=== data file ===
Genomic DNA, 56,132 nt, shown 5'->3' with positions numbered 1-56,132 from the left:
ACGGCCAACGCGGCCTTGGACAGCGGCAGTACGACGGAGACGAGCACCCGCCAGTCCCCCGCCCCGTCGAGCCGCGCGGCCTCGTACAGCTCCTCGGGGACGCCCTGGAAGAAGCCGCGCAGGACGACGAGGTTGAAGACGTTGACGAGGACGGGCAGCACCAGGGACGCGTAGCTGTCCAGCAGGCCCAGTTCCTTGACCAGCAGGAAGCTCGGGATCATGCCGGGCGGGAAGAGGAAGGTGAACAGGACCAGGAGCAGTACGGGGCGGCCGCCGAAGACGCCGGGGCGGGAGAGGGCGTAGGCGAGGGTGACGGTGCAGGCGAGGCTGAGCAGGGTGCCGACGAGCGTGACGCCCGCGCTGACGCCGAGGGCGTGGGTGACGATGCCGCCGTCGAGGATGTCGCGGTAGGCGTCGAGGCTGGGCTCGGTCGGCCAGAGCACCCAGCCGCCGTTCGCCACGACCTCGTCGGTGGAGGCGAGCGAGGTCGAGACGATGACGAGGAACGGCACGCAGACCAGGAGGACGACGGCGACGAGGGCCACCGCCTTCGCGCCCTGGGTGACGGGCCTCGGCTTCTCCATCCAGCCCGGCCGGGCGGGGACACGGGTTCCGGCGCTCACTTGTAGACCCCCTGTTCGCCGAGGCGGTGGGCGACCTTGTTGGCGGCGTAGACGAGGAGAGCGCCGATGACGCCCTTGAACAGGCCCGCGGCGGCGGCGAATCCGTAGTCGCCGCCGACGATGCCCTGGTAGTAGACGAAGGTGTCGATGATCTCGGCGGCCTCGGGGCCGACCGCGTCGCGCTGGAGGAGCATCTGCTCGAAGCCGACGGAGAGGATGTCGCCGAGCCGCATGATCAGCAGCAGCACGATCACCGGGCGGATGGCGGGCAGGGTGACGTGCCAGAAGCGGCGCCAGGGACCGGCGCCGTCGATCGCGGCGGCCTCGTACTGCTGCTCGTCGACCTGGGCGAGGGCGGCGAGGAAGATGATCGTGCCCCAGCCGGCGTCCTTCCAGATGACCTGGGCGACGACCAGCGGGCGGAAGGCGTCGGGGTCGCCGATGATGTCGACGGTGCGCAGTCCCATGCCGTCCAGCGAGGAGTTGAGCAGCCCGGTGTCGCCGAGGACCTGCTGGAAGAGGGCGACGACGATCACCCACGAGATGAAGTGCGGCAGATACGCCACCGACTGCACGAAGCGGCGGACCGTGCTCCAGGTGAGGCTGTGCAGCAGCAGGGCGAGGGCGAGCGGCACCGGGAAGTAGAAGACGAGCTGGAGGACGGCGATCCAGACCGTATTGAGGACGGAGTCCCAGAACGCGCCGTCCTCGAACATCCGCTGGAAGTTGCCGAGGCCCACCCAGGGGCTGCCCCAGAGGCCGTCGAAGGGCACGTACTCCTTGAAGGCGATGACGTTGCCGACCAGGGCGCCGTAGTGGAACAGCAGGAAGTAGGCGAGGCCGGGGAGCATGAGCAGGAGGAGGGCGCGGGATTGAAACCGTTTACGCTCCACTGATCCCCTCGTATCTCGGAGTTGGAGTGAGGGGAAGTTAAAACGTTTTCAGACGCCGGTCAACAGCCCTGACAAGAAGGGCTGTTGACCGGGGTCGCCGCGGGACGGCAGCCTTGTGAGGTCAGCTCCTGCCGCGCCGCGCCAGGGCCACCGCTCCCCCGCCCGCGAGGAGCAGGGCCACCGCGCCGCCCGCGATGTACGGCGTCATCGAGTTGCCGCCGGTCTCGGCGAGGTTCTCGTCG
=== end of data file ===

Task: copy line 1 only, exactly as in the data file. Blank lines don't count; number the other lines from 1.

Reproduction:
Genomic DNA, 56,132 nt, shown 5'->3' with positions numbered 1-56,132 from the left: